Smithwick called for the rearguard to form up and fix bayonets. The Rifles’ bugles and sergeants sounded the command. The Riflemen fixed their bulky sword bayonets on their rifles; and the few Redcoats who still had their muskets fixed their own bayonets; other Redcoats stood with captured French swords in front of men holding captured French carbines and pistols.
The dragoons’ Captain Boutin led the charge again. Rifles, pistols and carbines fired out at them as they came on. The first dragoons crashed into the British square in a bloody melee, swords flashing down and bayonets stabbing up.
The charge failed to break the square apart, so the next ranks of horsemen rode around to attack the sides of the square, where more rifle, pistol and carbine fire erupted and the men stood and fought.
Dragoons fell and died. A handful of British soldiers fell to the dragoons’ deadly swords. Then Boutin himself fell from his horse, shot down by one of the riflemen inside the uneven square. The French attack stumbled as the men rushed to gather up their beloved captain, then broke off entirely as the British fire only intensified.
The dragoons rode back out of range. At once Smithwick ordered the square to move up the steep path. By the time the cannons began to fire again the Redcoats and Riflemen were mostly away, and soon the guns fell silent as the last of British disappeared around the mountainside.
(This was all the final, all-important test of this skirmish challenge, Smithwick’s Command test vs. Boutin’s command test. Smithwick’s Command skill is 4, surprisingly competent considering his predelictions; he was at -1 for being Injured and -1 for Company Morale being Injured, but +4 for all the other players having succeeded in their tests. He called on his Reputation with the Officers’ Mess for another bonus card—the exact Reputation is that he’s disliked as being stern and unpleasant (“dickish” is what the player wrote on his sheet) but that reputation as a taskmaster worked in his favor with the two ensigns both being below him in rank. Finally, when cavalry attack infantry who have formed square it ordinarily grants the infantry +2 cards and incurs a penatly of -4 cards for the cavalry; since the British were haphazardly armed I halved this to +1 and -2. Smithwick drew eight cards against Boutin’s five. Boutin drew a success, but Smithwick drew a Critical Success! Smithwick won, and thus kept the French from scattering the British. I decided Boutin’s success, a four of diamonds, represented four Redcoats injured in the fighting, while Smithwick’s Critical meant a dozen or so French fell and Boutin was Maimed.)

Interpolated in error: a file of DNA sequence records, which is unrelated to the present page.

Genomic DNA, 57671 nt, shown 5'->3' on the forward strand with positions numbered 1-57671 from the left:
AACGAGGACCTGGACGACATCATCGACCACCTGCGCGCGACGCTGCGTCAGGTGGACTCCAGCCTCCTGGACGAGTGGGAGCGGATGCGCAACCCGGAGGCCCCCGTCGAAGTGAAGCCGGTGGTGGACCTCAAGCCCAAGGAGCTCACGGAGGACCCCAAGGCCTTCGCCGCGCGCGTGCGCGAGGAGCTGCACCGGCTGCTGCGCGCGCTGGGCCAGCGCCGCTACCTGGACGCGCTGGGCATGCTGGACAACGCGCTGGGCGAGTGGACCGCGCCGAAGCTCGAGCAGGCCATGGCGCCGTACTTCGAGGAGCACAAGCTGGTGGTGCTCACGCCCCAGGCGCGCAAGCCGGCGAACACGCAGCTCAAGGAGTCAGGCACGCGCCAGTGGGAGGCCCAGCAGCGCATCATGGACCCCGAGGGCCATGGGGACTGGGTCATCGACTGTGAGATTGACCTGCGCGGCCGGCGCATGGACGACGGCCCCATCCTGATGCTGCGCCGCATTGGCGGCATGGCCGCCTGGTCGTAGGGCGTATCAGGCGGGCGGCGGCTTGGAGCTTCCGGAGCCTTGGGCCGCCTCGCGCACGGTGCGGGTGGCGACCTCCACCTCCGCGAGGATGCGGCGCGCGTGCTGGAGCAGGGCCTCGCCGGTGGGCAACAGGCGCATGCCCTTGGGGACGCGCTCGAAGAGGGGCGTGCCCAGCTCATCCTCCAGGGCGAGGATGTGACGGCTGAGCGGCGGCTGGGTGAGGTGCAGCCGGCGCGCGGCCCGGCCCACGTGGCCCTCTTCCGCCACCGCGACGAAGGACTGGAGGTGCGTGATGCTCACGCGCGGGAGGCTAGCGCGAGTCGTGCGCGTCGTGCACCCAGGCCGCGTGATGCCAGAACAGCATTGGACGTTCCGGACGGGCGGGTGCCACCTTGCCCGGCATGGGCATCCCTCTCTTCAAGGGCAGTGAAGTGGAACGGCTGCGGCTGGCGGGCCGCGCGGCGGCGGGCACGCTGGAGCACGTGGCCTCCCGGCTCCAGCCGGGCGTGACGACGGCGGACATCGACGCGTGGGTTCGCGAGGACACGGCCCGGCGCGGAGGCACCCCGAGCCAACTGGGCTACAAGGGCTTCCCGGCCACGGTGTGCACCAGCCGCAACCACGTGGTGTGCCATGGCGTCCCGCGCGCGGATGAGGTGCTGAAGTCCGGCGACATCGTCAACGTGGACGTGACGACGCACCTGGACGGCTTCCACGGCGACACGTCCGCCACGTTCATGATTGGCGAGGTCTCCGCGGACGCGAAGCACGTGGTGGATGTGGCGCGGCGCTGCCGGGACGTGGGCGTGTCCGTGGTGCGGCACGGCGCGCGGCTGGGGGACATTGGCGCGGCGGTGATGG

Slowly the fear and adrenaline of the attack faded and the drudgery of marching along the uneven mountain trail settled in. The men had to keep the horses moving, and men and horses had to keep the wagons from getting mired on the steep, muddy path. The day dragged along.
Many of the men were quiet. Others muttered among themselves, not happily. All shivered in the cold. Maybe half wore shoes, thanks to to O’Toole’s efforts in town; once again, as they often did, the Riflemen thanked God for letting them be equipped with the thick cavalry boots that were traditional with the 60th’s mounted forebears. The rest of the redcoats and the handful of women were barefoot in the snow. The day dragged along.
(I told the players this was another opportunity to pursue their own individual interests, one test apiece.)
Mr. Giles did his best to keep up the men’s spirits, knowing that they liked him for his good humor and his education.
(If I recall right, Giles got a Critical Success at a Diplomacy test to repair an Injured Reputation with the rank and file.)
Sgt. Cole kept an eye and more importantly an ear on the Redcoats, listening in on their discussions and trying to join in, hoping to figure out which ones were most likely to have seen and remembered his wife and little boy. But none of the ones he spoke to could help, and many of them plainly resented him.
(A Courtesy test, the first Challenge in his personal mission. It failed. One more failure will mean his personal mission fails altogether!)